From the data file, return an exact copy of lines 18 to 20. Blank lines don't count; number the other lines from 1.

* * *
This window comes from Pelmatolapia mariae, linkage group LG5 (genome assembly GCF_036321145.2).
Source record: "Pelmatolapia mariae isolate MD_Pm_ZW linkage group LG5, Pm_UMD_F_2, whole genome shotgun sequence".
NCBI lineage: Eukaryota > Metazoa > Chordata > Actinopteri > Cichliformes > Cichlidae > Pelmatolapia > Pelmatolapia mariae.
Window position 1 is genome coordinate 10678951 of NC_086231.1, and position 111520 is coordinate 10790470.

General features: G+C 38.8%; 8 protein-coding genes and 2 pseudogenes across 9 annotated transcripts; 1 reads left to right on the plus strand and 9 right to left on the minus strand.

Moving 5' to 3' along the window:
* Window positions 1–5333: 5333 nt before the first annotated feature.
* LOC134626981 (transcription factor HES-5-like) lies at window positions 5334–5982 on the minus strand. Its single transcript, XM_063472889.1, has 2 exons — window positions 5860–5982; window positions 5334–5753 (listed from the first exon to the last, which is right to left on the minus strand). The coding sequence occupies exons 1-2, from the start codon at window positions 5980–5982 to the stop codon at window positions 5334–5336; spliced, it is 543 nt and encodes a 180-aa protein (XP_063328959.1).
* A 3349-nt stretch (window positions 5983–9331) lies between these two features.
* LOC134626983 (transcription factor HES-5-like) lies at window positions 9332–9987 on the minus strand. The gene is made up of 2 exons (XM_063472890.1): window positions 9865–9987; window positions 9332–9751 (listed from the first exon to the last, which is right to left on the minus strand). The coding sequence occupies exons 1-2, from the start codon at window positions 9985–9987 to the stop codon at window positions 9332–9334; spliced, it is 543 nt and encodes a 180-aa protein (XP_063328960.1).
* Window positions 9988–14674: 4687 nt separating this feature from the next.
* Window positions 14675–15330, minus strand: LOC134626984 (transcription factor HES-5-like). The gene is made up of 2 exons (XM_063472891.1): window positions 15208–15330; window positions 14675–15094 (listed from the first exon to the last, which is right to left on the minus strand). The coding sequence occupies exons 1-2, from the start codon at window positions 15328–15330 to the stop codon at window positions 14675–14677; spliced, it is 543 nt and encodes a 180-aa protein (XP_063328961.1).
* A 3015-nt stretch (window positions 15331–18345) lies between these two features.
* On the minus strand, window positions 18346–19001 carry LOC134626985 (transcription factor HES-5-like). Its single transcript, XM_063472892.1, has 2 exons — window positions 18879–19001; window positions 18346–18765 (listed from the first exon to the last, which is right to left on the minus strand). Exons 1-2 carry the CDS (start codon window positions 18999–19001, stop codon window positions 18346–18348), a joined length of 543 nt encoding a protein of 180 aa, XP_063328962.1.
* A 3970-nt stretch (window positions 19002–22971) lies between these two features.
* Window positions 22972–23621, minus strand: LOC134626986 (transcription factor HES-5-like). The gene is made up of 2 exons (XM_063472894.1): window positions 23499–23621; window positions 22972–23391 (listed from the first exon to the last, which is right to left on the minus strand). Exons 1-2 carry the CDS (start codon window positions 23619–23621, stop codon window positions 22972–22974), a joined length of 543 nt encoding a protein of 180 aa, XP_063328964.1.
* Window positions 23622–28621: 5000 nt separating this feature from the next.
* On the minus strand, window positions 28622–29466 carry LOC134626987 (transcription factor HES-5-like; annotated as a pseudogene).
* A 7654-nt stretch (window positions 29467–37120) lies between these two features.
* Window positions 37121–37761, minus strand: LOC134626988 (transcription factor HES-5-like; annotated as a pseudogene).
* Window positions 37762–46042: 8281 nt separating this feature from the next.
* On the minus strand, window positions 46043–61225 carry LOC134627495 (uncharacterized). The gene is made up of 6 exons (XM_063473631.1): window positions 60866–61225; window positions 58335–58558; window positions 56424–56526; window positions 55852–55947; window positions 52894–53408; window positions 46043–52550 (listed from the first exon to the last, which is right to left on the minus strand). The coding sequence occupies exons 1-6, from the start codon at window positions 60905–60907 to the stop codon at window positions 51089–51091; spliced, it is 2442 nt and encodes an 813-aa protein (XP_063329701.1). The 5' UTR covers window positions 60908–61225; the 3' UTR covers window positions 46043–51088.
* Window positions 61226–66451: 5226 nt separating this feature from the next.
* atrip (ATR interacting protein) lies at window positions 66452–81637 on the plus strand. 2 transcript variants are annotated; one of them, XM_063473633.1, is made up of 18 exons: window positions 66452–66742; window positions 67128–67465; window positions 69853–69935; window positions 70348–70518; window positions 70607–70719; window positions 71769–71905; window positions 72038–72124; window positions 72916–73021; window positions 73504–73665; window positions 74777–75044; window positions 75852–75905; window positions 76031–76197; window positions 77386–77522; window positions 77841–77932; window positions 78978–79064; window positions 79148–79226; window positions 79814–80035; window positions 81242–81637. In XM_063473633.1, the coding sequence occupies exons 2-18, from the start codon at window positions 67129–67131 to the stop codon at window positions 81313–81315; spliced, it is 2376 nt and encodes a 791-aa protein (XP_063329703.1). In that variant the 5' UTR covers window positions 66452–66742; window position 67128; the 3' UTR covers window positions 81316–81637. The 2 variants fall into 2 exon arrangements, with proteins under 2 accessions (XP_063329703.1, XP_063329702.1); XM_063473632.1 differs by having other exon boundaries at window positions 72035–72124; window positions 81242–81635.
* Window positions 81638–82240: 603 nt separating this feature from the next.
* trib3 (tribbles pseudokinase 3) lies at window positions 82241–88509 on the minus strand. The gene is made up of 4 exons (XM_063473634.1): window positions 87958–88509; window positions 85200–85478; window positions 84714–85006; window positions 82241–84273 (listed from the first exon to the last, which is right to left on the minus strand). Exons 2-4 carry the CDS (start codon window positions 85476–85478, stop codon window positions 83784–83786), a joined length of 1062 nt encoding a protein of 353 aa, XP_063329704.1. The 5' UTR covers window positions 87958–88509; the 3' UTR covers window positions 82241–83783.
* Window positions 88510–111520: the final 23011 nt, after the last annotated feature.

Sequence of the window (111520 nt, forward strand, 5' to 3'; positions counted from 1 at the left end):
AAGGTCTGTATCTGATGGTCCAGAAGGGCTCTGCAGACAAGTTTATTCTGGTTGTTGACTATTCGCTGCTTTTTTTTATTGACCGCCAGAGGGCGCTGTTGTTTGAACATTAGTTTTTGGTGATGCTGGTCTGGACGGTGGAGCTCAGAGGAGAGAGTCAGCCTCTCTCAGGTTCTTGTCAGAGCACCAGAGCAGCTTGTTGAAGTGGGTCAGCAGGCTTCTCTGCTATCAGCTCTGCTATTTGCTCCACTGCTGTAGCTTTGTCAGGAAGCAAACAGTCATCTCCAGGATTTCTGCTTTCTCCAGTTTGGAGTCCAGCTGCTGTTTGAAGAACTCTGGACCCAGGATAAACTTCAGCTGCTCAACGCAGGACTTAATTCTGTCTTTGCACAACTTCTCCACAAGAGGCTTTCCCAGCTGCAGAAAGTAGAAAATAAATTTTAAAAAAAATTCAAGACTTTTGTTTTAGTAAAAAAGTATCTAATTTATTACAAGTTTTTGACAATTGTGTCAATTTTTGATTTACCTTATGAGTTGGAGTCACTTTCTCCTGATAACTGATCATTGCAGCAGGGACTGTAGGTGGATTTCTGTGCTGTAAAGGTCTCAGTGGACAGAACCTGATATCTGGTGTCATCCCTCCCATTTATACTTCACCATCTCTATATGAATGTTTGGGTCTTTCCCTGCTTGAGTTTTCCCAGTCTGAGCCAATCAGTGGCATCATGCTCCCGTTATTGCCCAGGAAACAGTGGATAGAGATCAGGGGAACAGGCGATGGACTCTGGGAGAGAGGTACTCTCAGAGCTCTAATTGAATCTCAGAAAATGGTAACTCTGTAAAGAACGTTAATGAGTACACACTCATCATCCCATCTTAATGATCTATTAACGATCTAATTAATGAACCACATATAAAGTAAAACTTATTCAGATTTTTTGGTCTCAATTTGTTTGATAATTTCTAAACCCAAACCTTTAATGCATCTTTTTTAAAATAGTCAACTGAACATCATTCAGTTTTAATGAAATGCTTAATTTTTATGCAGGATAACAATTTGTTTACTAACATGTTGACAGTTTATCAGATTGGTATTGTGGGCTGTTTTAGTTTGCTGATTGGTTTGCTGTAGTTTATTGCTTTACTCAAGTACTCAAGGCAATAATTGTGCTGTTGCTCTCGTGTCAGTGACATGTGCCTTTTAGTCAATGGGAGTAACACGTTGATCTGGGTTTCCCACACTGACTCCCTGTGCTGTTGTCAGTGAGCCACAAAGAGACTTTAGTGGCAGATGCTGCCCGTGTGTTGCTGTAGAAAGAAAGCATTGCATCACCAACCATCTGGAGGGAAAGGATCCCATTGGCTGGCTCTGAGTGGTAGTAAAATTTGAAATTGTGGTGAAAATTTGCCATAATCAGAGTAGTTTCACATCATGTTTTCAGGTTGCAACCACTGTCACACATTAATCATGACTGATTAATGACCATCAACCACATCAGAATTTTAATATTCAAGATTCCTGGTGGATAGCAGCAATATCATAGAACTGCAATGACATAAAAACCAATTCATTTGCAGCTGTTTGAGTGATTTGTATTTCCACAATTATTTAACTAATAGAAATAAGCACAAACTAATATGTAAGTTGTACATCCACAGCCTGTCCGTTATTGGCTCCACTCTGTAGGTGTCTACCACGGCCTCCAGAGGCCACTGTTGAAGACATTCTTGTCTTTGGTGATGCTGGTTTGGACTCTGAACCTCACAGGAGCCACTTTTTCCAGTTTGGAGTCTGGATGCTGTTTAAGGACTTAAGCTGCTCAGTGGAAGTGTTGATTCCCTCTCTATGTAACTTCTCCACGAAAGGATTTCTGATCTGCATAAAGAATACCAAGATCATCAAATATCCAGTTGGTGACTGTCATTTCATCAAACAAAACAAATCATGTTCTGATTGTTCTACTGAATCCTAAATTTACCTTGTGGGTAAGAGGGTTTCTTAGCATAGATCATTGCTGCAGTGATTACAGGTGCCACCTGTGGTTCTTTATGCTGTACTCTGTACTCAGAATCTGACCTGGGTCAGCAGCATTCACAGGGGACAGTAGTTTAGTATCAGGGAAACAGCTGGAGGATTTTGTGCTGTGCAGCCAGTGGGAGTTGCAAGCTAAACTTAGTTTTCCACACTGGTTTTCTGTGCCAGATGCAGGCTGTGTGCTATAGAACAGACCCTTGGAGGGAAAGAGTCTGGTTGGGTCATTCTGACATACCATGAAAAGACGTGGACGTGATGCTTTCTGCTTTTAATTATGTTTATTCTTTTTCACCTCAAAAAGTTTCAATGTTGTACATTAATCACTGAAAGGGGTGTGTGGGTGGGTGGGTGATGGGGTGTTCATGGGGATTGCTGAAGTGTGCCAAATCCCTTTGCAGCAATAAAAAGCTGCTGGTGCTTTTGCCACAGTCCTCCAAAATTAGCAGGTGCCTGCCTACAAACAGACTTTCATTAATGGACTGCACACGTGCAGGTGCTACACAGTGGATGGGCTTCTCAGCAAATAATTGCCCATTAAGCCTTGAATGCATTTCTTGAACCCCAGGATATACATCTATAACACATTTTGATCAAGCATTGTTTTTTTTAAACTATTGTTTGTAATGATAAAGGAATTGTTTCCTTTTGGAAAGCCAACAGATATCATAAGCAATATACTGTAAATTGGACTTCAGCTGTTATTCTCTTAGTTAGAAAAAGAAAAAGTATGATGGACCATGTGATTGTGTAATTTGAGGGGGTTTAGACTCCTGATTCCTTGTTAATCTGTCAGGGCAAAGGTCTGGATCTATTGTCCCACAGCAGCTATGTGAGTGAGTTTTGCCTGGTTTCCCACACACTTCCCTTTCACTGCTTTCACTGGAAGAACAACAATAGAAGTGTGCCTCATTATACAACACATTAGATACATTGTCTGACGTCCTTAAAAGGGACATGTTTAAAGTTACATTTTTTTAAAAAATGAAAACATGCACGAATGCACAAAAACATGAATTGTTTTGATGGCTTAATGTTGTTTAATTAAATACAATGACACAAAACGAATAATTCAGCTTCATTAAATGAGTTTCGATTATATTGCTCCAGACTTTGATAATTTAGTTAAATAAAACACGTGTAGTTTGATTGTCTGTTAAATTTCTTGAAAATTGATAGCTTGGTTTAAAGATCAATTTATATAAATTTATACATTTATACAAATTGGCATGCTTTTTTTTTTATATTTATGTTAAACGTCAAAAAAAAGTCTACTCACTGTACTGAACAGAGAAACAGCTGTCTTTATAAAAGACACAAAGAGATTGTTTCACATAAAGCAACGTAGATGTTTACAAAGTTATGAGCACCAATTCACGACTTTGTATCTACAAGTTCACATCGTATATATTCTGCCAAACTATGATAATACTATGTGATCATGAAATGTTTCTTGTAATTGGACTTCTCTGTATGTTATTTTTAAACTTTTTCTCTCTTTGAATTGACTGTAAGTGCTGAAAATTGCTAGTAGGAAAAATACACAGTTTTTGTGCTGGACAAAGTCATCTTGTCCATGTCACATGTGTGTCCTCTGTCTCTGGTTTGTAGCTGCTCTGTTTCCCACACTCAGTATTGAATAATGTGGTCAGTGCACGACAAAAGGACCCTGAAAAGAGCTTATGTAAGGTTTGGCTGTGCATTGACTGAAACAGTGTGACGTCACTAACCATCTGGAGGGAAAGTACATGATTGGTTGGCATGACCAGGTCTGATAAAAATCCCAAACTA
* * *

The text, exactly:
* On the minus strand, window positions 28622–29466 carry LOC134626987 (transcription factor HES-5-like; annotated as a pseudogene).
* A 7654-nt stretch (window positions 29467–37120) lies between these two features.
* Window positions 37121–37761, minus strand: LOC134626988 (transcription factor HES-5-like; annotated as a pseudogene).